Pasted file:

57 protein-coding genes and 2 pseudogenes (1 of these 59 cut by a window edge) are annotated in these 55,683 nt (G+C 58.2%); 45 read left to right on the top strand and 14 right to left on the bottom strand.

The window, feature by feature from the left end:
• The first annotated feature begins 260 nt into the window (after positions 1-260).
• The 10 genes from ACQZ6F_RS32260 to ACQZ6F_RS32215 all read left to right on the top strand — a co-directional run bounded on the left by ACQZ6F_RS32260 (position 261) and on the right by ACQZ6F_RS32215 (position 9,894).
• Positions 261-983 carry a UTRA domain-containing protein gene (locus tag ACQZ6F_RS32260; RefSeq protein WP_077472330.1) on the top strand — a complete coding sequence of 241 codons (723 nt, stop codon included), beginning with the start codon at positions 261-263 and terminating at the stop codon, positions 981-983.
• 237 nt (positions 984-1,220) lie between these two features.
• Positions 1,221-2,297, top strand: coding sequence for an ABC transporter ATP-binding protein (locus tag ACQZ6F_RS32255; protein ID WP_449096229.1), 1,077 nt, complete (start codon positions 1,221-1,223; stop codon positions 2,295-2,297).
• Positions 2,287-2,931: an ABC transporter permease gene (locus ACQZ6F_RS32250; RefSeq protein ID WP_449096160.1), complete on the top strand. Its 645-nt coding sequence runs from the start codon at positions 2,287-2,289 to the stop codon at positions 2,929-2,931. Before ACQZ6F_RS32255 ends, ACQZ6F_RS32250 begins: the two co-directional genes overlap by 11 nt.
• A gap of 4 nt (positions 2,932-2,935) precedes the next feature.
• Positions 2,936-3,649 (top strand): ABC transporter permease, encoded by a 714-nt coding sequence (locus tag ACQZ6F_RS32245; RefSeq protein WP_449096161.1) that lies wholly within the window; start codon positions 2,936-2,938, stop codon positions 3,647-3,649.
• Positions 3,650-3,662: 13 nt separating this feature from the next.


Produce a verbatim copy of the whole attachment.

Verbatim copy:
57 protein-coding genes and 2 pseudogenes (1 of these 59 cut by a window edge) are annotated in these 55,683 nt (G+C 58.2%); 45 read left to right on the top strand and 14 right to left on the bottom strand.

The window, feature by feature from the left end:
• The first annotated feature begins 260 nt into the window (after positions 1-260).
• The 10 genes from ACQZ6F_RS32260 to ACQZ6F_RS32215 all read left to right on the top strand — a co-directional run bounded on the left by ACQZ6F_RS32260 (position 261) and on the right by ACQZ6F_RS32215 (position 9,894).
• Positions 261-983 carry a UTRA domain-containing protein gene (locus tag ACQZ6F_RS32260; RefSeq protein WP_077472330.1) on the top strand — a complete coding sequence of 241 codons (723 nt, stop codon included), beginning with the start codon at positions 261-263 and terminating at the stop codon, positions 981-983.
• 237 nt (positions 984-1,220) lie between these two features.
• Positions 1,221-2,297, top strand: coding sequence for an ABC transporter ATP-binding protein (locus tag ACQZ6F_RS32255; protein ID WP_449096229.1), 1,077 nt, complete (start codon positions 1,221-1,223; stop codon positions 2,295-2,297).
• Positions 2,287-2,931: an ABC transporter permease gene (locus ACQZ6F_RS32250; RefSeq protein ID WP_449096160.1), complete on the top strand. Its 645-nt coding sequence runs from the start codon at positions 2,287-2,289 to the stop codon at positions 2,929-2,931. Before ACQZ6F_RS32255 ends, ACQZ6F_RS32250 begins: the two co-directional genes overlap by 11 nt.
• A gap of 4 nt (positions 2,932-2,935) precedes the next feature.
• Positions 2,936-3,649 (top strand): ABC transporter permease, encoded by a 714-nt coding sequence (locus tag ACQZ6F_RS32245; RefSeq protein WP_449096161.1) that lies wholly within the window; start codon positions 2,936-2,938, stop codon positions 3,647-3,649.
• Positions 3,650-3,662: 13 nt separating this feature from the next.